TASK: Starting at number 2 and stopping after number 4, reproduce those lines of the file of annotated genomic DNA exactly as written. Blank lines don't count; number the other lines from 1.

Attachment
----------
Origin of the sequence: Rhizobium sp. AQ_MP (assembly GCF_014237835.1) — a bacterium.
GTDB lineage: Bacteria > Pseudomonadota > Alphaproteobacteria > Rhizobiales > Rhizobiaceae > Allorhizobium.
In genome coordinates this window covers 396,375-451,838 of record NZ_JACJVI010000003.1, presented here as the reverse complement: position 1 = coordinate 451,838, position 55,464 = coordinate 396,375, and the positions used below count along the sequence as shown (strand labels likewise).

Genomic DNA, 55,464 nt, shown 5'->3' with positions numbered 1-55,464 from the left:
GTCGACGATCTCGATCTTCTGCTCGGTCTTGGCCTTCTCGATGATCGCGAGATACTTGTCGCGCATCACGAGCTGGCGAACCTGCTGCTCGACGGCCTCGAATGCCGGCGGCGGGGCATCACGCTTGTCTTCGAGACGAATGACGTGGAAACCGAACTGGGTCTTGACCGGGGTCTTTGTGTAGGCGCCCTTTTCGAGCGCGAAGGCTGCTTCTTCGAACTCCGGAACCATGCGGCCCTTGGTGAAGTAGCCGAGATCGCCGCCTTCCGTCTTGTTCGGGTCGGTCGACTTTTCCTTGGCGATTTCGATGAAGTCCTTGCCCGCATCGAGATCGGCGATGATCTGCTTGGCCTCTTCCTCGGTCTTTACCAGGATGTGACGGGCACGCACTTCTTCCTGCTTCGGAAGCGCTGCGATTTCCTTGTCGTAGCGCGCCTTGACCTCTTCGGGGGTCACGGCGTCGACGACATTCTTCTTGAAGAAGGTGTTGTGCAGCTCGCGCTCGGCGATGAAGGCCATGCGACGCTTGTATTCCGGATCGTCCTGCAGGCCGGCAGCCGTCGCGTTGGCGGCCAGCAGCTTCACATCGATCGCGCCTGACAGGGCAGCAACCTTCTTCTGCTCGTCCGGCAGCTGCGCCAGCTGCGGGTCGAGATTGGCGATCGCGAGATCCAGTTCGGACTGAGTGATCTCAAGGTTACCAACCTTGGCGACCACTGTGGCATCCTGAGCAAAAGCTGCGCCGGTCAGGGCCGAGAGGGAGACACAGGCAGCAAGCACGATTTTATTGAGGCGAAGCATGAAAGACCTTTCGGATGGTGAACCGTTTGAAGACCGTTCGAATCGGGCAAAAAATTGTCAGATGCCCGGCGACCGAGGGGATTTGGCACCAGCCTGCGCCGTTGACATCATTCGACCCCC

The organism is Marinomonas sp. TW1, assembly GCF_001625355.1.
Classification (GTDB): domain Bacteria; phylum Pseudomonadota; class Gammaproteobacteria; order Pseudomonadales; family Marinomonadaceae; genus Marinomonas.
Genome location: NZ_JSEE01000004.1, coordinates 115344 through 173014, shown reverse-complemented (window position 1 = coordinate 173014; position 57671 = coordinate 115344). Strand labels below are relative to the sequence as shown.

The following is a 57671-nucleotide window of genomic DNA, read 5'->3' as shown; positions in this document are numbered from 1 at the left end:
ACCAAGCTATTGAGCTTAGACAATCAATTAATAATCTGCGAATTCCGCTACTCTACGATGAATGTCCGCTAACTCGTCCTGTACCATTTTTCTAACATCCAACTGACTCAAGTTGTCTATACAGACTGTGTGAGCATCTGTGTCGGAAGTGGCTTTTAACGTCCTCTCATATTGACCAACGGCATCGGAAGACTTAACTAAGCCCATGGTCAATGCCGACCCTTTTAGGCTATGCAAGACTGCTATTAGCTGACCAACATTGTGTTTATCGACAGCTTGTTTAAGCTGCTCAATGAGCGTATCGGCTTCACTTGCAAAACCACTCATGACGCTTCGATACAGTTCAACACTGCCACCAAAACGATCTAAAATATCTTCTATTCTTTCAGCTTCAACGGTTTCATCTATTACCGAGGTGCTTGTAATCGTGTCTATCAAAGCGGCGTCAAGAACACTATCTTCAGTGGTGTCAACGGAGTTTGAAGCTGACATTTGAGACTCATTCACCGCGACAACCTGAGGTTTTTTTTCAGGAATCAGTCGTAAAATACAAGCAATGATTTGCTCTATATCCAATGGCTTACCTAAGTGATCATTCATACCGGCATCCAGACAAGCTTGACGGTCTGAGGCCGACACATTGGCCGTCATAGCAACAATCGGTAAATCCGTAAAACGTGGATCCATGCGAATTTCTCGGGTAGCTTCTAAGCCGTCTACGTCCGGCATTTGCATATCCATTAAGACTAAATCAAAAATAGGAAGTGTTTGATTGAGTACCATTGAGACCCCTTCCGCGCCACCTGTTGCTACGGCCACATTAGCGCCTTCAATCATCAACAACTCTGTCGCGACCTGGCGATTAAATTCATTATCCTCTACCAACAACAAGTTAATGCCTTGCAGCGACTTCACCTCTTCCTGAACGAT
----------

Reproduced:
GTDB lineage: Bacteria > Pseudomonadota > Alphaproteobacteria > Rhizobiales > Rhizobiaceae > Allorhizobium.
In genome coordinates this window covers 396,375-451,838 of record NZ_JACJVI010000003.1, presented here as the reverse complement: position 1 = coordinate 451,838, position 55,464 = coordinate 396,375, and the positions used below count along the sequence as shown (strand labels likewise).

Genomic DNA, 55,464 nt, shown 5'->3' with positions numbered 1-55,464 from the left: